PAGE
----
- Minerals exposed by the thaw could provide surfaces onto which organic carbon could attach, which would limit decomposition and minimise the impact of permafrost thaw on rising global air temperatures.
It’s only been weeks since the team returned to Belgium, so it can’t yet draw conclusions. However, Prof. Opfergelt stresses the urgent nature of understanding this phenomenon given that 30% of the total permafrost surface is doomed to disappear by the end of this century. This field mission allowed the team to see the thaw’s rapidity and abruptness. In less than a week, vegetation hidden under a blanket of snow emerged, rivers lost their ice, and insects, birds, elks and caribou appeared in a previously silent landscape. The region’s nature seems to respond very quickly to slight changes in temperature.
For the rest, all samples taken from the field arrived at the UCL laboratory. The team continues the work by quantifying chemical elements in samples in order to trace their origin: Do they come from minerals? Vegetation? Other questions are also posed, and Prof. Opfergelt will try to answer them in the months and years to come. The main one: What are the processes triggered by the thaw that control the release of mineral elements? Water analysis conclusions will come soon, while soil characterisation will take longer. The next step will be to conduct soil thaw experiments in the laboratory. By using blocks of frozen soil brought back from Alaska, the objective is to control more thoroughly what happens during thawing. Finally, the team is already planning to return to the field later in the season to monitor the impact of thawing on the ecosystem’s various reservoirs.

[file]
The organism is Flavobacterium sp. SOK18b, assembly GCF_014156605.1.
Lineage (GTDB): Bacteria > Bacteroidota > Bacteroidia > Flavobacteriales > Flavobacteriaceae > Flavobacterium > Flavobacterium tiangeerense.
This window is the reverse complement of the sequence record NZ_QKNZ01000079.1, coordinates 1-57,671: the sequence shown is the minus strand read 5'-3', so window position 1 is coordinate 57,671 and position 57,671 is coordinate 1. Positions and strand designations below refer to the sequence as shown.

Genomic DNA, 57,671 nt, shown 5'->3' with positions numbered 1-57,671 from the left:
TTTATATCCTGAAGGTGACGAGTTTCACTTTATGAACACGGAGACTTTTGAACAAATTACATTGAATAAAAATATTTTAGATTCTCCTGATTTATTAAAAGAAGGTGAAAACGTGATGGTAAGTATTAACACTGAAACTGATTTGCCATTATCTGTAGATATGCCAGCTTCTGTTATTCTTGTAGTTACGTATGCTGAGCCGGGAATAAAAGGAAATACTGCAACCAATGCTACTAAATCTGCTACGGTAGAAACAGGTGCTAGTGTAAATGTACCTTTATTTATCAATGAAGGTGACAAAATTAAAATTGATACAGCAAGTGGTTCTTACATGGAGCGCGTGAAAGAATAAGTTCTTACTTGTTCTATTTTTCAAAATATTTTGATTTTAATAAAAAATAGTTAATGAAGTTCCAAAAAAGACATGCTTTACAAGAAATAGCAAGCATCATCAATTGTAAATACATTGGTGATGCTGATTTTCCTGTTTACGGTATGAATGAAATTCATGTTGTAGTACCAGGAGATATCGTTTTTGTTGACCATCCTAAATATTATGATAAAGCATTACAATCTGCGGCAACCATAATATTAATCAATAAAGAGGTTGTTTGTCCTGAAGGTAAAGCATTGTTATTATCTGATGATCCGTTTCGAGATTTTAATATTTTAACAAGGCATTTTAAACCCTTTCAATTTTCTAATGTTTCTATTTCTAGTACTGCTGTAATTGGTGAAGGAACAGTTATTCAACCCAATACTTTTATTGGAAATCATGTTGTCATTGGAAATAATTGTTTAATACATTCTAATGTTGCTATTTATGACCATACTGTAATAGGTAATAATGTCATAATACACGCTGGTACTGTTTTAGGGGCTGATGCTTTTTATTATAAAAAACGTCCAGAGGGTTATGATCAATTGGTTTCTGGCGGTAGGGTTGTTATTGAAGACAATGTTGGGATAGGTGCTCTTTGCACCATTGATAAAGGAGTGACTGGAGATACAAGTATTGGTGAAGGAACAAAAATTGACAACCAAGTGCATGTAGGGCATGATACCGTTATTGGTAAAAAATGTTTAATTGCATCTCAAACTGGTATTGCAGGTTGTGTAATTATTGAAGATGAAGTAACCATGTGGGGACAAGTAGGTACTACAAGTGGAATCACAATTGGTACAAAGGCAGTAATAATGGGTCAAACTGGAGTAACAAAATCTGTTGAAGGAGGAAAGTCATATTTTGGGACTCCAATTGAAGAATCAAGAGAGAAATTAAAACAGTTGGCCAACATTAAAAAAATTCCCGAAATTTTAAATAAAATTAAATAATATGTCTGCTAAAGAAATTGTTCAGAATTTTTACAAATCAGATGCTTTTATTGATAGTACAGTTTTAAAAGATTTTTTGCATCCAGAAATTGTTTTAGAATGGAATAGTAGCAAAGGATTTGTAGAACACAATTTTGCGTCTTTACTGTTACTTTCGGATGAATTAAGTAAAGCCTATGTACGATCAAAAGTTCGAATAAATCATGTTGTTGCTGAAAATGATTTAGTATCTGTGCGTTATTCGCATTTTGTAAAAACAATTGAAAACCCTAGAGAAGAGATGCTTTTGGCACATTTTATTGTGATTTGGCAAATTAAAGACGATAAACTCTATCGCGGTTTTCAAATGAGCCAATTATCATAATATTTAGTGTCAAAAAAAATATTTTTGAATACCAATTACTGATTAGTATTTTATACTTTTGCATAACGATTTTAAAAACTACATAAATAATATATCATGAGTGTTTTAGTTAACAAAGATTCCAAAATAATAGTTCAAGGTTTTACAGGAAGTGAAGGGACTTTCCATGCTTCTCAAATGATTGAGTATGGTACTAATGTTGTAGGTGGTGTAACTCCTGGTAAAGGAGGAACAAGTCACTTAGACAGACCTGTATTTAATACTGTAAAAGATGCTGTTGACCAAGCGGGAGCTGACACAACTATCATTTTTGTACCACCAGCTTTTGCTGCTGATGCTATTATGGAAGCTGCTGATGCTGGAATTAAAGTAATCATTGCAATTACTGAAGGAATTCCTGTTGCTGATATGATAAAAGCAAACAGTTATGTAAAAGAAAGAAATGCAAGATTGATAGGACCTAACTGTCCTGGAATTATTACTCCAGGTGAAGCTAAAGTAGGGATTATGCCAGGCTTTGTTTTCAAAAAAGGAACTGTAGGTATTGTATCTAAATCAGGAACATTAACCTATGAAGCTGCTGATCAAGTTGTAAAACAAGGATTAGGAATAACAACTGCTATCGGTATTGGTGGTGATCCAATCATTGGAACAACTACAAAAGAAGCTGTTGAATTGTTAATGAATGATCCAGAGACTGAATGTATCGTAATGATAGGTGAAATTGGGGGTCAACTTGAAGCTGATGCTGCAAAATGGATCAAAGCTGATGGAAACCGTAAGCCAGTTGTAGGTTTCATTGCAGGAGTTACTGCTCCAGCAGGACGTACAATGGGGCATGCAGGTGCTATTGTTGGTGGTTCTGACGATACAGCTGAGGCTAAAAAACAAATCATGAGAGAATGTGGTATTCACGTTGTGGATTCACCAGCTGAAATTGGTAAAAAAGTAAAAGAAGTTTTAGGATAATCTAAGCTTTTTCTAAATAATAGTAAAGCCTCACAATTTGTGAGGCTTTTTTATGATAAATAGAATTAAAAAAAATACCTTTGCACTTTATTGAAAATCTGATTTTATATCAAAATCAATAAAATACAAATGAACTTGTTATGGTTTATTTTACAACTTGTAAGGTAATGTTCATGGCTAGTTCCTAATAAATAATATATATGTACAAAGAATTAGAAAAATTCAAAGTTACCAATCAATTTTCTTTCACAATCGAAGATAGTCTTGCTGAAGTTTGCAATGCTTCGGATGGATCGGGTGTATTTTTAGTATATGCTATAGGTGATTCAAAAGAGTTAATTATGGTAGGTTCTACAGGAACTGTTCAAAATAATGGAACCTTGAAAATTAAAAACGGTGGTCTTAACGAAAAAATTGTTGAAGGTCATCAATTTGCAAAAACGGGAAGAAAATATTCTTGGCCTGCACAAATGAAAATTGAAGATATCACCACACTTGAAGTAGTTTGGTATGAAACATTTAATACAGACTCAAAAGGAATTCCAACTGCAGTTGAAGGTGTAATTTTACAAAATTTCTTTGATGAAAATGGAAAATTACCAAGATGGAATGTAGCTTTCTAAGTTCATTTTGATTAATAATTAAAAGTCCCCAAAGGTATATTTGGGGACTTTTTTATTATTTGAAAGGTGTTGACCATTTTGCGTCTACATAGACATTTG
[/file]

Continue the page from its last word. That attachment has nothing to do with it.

A glance at Sophie Opfergelt's bio
2002 : Bachelor of Geology, UCL
2008 : PhD in Agronomy and Bioengineering, UCL
2009-2010 : Postdoctorate, Earth Science Department, Oxford University
2011-2013 : FNRS Postdoctoral Researcher, ELIE/UCL
2014 : Ebelmen Award of the International Association of Geochemistry
2014 : FNRS Research Associate (ELIE/UCL)
2017 : ERC Starting Grant – WeThaw